STOCKTON (source Scott Smith The Record, Stockton, Calif. (MCT) – The City Council on Tuesday is expected to take its first step toward filing for bankruptcy in a dramatic move to remedy Stockton’s crippling finances.
If bankruptcy ultimately happens, Stockton would be the nation’s largest city to fall into Chapter 9 protection.
While city administrators remained silent on any plans, it became an open secret Wednesday. The Downtown Stockton Alliance board of directors in a public meeting discussed the city’s bankruptcy timetable.
Also Wednesday, the San Joaquin and Calaveras counties Central Labor Council distributed an email, alerting its members that Stockton plans to begin the process at next week’s council meeting. The email also invites its members to a meeting Monday to map their strategy for opposing bankruptcy. They won’t be alone.
Councilman Dale Fritchen said he’s ready to mount an outright opposition because, he said, bankruptcy would cost the city millions in legal fees, drive down property values and discourage new businesses.
“I truly believe this is not the right path at this time for Stockton,” Fritchen said. “We’re starting to come out of the economic rut we’ve been in. We’re starting to see some light.”
Before successfully filing, city leaders must make a series of key moves.
They have to decide if they will engage the city’s major creditors in a 60-day mediation period required by a new, labor-backed California law that is designed to help cities dodge bankruptcy.
The City Council is expected to vote Tuesday on if it will launch that process. Eventually, a federal bankruptcy judge has to sign off on any restructuring plan, which the courts do not always grant.
Vallejo recently emerged from bankruptcy. But it cost that city $7 million in legal fees. Stockton is much larger and stands to pay its lawyers almost three times that amount, Fritchen said.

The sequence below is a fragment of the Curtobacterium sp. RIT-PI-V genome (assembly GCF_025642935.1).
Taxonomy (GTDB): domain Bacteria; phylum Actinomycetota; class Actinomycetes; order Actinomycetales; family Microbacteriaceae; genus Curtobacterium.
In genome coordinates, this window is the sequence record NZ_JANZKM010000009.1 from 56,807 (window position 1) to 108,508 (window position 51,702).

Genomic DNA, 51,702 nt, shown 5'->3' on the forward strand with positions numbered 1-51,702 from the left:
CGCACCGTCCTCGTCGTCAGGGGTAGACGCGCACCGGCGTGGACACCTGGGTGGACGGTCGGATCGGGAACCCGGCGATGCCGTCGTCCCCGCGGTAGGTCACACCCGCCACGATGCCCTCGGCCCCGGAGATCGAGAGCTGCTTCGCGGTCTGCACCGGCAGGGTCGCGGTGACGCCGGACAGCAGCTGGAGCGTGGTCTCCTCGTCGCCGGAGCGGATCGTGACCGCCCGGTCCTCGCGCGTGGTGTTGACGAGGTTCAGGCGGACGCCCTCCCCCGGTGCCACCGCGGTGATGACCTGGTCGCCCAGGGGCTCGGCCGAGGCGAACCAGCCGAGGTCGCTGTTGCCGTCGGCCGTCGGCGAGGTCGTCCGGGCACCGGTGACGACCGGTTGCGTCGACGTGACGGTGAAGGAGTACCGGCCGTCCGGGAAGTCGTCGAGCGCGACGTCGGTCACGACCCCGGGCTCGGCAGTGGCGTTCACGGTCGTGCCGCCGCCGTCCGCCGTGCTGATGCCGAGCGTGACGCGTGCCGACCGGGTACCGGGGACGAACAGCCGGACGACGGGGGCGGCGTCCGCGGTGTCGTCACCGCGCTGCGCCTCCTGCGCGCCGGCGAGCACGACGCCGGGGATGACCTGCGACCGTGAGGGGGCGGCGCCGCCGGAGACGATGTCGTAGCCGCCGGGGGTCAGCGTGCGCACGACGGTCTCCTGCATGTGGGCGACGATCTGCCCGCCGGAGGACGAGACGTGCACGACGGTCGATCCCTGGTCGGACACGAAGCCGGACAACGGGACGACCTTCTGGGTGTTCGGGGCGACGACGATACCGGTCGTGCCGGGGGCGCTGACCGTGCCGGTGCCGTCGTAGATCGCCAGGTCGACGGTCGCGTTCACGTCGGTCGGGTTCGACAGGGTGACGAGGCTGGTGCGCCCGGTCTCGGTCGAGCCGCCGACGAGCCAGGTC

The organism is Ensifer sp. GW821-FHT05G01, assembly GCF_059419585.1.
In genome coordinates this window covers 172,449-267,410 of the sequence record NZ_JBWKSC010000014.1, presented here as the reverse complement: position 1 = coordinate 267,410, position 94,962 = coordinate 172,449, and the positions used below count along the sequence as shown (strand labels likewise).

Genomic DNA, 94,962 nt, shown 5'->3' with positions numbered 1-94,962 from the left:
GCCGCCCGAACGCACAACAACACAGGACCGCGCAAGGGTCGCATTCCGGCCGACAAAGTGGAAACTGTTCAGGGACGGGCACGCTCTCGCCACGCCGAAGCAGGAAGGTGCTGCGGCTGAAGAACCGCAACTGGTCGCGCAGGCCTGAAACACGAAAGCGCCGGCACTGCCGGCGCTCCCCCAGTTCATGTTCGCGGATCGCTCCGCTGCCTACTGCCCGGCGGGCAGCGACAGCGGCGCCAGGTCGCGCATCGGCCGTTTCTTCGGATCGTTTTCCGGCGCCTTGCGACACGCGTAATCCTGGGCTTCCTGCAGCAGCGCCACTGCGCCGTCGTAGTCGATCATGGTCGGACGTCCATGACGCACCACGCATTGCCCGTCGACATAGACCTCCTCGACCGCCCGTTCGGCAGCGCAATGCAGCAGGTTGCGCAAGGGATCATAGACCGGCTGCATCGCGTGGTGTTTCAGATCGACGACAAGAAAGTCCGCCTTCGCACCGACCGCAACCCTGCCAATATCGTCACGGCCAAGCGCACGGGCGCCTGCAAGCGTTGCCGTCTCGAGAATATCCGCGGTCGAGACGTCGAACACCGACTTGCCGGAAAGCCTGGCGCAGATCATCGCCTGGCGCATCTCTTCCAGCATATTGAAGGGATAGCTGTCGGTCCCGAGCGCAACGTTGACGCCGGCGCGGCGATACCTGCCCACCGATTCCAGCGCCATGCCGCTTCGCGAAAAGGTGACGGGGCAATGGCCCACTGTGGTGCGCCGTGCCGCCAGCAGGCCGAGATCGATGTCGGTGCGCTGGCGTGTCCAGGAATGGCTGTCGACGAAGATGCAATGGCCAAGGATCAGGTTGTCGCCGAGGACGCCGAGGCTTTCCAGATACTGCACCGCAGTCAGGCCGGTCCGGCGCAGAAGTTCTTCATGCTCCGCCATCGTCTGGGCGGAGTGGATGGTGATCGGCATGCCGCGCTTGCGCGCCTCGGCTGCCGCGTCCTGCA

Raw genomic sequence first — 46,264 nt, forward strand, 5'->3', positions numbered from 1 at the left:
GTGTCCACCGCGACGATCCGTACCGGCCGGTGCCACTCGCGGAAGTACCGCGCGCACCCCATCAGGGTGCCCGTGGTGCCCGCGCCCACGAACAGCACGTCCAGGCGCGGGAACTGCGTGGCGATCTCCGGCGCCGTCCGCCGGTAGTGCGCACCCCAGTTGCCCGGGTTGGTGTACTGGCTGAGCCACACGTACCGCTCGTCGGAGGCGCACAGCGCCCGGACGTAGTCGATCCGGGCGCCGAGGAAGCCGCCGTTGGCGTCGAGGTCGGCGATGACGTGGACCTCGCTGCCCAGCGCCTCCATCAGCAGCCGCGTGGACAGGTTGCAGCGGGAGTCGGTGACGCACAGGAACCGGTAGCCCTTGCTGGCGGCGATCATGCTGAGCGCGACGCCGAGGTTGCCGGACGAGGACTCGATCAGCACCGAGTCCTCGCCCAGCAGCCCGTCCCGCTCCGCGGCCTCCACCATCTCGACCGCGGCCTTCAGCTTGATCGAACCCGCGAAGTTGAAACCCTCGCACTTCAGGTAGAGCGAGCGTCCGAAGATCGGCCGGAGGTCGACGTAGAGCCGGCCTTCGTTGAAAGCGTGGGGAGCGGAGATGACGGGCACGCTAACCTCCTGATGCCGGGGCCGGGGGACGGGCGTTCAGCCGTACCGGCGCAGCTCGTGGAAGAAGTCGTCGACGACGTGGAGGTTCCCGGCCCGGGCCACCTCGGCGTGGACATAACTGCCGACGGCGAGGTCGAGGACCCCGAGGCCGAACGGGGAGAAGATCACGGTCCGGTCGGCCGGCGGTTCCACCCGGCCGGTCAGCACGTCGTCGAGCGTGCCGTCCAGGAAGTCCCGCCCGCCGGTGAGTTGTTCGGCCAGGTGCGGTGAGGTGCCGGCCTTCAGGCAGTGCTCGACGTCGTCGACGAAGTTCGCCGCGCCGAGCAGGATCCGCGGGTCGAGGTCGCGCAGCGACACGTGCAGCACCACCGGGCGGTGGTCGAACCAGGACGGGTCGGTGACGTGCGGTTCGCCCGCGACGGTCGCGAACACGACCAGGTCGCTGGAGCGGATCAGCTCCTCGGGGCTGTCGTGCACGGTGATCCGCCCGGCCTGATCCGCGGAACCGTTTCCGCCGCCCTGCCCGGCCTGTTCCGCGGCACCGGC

“Do we really want to spend $20 million to fill a $10 million hole?” he said. “That (money) will have to come out of city services.”
Vallejo is the 50th largest city in California; Stockton is 13th.
Stockton has been in a financial free fall triggered by the nation’s economic crisis that began in 2008. The city has had the dubious distinction of being one of nation’s leaders in home foreclosures.
City leaders have long considered bankruptcy as a potential remedy. Layoffs and budget cuts have already been implemented, leaving few other places to reduce funding. In June, the council adopted a $603 million city budget after cutting $37 million.
The City Council has twice – in mid-2010 and mid-2011 – declared a fiscal emergency, enabling it to take drastic measures with its union employee groups.
Fritchen said City Manager Bob Deis is driving the push toward bankruptcy to give Stockton cover from debtors and to allow the city to go after health-care benefits for city retirees – two major drains on finances.
“We are the policy makers,” he said. “We give direction to staff. That’s not what’s happening.”
Deis and Stockton Mayor Ann Johnston did not return phone call requests Wednesday seeking comment on the expected agenda item for Tuesday’s meeting.
Late Wednesday, the city published its agenda for the upcoming meeting, but with no mention of a vote to launch the mediation process. That item is expected to be added to the agenda Friday.
Councilman Elbert Holman said he hasn’t made up his mind if he is for or against bankruptcy. He will do what is best for the city, even if that includes declaring bankruptcy.
“If that’s what it takes, I’m open to exploring that too,” he said. “I’m going to look at everything.”
Vallejo – population 115,000 – is the largest city to declare bankruptcy when it did so in 2008. Vallejo city leaders said the inability to pay pension obligations prompted the decision. A federal judge released Vallejo from bankruptcy Nov. 1.
Two counties in the United States – Orange County in 1994 and Jefferson County, Ala., last year – declared bankruptcy. Those two Chapter 9 filings were by far the largest in U.S. history.
Officer Steve Leonesio, president of the Stockton Police Officers’ Association, said he welcomes a mediation process, but he dislikes the bankruptcy option, which would most benefit outside lawyers.
“We’re basically spending money to save money, which to me is ridiculous,” he said. “To me, it’s funny math. It doesn’t add up.”
Columnist Michael Fitzgerald and assistant managing editor Kevin Parrish contributed to this report.
Contact reporter Scott Smith at (209) 546-8296 or email@example.com. Visit his blog at recordnet.com/smithblog.
©2012 The Record (Stockton, Calif.)
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